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Med Trop (Mars). 2009 Oct;69(5):457-62.

[HIV and sexually transmitted disease among female sex workers in Benin].

[Article in French]

Author information

  • 1Unité de recherche en santé des populations, Centre hospitalier affilié universitaire de Québec (CHA), Université Laval, Québec, Canada. ahoyo99@yahoo.fr

Abstract

BACKGROUND:

This report describes a follow-up study conducted in 2005 to evaluate programs intended to reduce HIV/AIDS among registered and unregistered female sex workers (FSW) and their male clients in six major urban areas in Benin (Cotonou, Abomey-Bohicon, Parakou, Porto-Novo, Kandi, Malanville). The objectives of this second study combining laboratory testing and behavioral questionnaires were to estimate the prevalence of HIV and sexually transmitted diseases (STI), to determine the sociodemographic and behavioral characteristics of FSW, and to assess changes in the behavior of registered FSW in the first four cites (Cotonou, Abomey-Bohicon, Parakou, and Porto-Novo) included in the initial study in 2002.

DESIGN AND METHODS:

A cross-sectional study was conducted in a cohort of 930 self-identified FSW. The chi-square or Fisher's exact test were used to test correlation between HIV and social, demographic and behavioral factors and the Wilcoxon test to compare the distribution of continuous variables. Correlation was measured based on prevalence odd ratios (POR) obtained by multivariate logistic regression.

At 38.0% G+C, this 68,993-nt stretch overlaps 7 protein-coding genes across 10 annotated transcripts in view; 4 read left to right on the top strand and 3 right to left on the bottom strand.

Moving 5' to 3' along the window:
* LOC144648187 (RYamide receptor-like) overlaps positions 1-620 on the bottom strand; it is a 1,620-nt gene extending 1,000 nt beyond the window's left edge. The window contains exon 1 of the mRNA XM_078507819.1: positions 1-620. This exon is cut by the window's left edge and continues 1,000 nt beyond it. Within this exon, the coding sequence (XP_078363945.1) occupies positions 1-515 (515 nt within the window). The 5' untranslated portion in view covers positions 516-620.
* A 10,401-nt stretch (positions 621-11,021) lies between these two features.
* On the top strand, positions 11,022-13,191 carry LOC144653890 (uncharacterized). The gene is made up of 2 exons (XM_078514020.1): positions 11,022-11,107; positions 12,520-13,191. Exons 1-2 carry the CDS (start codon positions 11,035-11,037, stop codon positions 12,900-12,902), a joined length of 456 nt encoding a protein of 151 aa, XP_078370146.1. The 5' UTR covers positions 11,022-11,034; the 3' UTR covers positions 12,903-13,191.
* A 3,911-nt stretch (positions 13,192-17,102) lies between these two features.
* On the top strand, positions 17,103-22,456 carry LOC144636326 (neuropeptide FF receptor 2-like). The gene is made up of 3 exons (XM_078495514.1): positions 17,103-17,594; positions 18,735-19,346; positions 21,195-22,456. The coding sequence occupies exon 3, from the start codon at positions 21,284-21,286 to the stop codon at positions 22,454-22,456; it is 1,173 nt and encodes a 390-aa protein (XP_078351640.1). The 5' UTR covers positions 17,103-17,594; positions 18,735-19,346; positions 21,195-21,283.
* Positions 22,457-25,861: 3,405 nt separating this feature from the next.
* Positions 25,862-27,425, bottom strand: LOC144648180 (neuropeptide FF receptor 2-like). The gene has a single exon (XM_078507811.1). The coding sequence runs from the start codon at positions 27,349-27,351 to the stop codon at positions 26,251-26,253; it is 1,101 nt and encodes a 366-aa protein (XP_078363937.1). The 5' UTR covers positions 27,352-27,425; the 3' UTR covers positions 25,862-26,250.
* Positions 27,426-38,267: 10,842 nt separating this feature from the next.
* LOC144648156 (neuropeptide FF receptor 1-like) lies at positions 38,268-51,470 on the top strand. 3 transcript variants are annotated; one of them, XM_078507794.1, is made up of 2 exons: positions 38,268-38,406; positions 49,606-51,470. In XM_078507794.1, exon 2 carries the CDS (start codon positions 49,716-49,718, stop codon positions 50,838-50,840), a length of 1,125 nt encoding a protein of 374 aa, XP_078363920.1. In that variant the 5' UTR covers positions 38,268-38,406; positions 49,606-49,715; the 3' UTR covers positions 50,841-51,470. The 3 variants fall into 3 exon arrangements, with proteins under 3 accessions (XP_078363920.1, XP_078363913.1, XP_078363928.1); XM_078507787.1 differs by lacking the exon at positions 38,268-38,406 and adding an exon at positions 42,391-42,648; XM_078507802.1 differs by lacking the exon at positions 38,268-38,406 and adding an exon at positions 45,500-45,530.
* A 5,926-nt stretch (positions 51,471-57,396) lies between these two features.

RESULTS:

The overall prevalence of HIV, Neisseria gonorrhoeae (NG) and Chlamydia trachomatis (CT) were 30.5%, 3.6% and 5.7% respectively. The prevalence of HIV was highest in Parakou (48.2%) and lowest in Abomey/Bohicon (16.4%). The prevalence of NG and CT were highest in Abomey/Bohicon and Porto-Nova respectively. Multivariate logistic regression analysis showed that HIV prevalence increased significantly for FSW who had had more than 10 clients in the previous week (POR = 1.40, 95% CI: 1.02-1.94), who had no other source of income (POR = 1.47, 95% CI: 1.08-2.00), who were currently unmarried or separated (POR = 2.63, 95% CI: 1.73-4.02), and who had never been married (POR = 2.07, 95% CI: 1.43-3.00). Older age and having had no non-paying partner in the last seven days were positively correlated with HIV infection. Between 2002 and 2005 there was a significant increase in the number of FSW who reported condom use with all clients (79% vs. 90%, p < 0.0001) and with all sexual partners (78% vs. 87%, p = 0.0007) during the last 7 days as well as in the median number of visits to a health care facility in the last 12 days (3 vs. 6, p < 0.0001). Overall these follow-up data showed a large decrease in the prevalence of HIV/STI. This finding supports continuation of programs aimed at FSW especially with regard to risk awareness, condom use, and STI screening and treatment.

PMID:
20025173
[PubMed - indexed for MEDLINE]
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